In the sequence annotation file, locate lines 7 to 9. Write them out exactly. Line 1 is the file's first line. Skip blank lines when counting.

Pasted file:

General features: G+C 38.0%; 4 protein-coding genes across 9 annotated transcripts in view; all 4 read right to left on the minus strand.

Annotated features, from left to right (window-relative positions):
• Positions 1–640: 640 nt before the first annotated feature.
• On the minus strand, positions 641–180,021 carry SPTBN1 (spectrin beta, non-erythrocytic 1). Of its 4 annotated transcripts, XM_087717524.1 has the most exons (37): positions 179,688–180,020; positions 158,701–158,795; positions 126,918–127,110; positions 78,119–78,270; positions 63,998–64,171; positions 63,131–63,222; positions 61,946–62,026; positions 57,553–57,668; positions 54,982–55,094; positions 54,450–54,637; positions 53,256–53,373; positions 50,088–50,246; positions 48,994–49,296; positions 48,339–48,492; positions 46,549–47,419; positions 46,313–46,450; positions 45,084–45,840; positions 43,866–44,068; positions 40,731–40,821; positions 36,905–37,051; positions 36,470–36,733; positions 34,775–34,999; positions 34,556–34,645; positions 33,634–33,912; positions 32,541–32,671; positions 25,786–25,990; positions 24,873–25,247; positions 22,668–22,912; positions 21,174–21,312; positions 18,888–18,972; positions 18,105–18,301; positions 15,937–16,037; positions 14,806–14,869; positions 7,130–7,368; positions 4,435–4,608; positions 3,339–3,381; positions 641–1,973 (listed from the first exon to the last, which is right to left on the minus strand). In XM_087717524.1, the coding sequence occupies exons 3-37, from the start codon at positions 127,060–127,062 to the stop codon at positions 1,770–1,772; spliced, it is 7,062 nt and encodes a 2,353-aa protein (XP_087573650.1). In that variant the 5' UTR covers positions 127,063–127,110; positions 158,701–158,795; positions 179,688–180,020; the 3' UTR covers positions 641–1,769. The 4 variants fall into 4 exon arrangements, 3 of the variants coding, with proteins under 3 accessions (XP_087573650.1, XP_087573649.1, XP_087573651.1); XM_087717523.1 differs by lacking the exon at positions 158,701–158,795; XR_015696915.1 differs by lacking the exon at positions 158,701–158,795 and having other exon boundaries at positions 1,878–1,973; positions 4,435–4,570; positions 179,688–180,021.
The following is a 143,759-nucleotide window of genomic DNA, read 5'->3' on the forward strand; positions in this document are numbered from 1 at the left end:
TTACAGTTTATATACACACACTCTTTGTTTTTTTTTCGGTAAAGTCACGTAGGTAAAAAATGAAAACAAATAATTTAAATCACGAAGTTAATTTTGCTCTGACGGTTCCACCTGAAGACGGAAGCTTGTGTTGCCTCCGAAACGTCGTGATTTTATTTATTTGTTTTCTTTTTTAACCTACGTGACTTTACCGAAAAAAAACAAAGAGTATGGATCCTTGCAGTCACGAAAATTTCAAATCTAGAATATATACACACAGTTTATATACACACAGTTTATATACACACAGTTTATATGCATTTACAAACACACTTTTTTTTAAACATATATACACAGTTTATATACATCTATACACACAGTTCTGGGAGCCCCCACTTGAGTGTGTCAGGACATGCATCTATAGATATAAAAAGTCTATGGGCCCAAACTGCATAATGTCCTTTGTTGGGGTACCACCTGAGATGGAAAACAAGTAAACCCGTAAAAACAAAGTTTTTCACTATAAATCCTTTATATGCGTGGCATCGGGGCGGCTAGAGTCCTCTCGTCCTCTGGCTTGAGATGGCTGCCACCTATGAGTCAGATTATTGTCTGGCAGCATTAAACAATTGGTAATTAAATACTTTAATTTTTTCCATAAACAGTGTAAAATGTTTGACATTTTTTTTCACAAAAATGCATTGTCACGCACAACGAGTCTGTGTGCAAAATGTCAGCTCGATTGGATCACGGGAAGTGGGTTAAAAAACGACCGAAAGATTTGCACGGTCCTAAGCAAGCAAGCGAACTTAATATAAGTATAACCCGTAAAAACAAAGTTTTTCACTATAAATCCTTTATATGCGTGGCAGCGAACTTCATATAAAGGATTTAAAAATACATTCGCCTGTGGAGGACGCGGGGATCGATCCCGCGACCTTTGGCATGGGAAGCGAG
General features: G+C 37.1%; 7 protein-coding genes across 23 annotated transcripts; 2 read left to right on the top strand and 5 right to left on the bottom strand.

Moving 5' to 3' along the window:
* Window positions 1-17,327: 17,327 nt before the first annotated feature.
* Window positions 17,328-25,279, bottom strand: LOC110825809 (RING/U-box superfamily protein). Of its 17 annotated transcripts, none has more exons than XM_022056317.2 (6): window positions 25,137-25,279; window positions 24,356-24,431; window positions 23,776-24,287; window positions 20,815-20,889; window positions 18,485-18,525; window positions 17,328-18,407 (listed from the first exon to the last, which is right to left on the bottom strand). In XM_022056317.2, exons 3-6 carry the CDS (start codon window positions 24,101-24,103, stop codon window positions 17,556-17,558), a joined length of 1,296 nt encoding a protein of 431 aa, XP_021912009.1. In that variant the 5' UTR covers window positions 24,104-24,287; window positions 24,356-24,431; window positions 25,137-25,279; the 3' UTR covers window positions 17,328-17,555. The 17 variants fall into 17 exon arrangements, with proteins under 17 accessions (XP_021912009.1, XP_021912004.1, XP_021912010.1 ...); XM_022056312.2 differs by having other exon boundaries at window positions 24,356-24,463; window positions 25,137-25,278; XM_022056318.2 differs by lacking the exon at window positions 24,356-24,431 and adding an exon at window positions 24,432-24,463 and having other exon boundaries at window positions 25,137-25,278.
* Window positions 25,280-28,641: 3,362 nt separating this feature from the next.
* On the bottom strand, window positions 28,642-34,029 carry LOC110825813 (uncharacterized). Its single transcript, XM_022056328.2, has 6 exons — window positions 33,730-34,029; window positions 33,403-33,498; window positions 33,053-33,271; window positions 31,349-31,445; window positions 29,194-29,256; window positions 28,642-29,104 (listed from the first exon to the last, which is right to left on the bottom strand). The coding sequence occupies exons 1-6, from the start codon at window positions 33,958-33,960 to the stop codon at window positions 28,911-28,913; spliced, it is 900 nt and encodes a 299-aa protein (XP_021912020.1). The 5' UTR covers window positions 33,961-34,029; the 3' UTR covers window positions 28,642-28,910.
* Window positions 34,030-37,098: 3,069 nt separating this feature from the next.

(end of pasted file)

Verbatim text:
General features: G+C 37.1%; 7 protein-coding genes across 23 annotated transcripts; 2 read left to right on the top strand and 5 right to left on the bottom strand.

Moving 5' to 3' along the window:
* Window positions 1-17,327: 17,327 nt before the first annotated feature.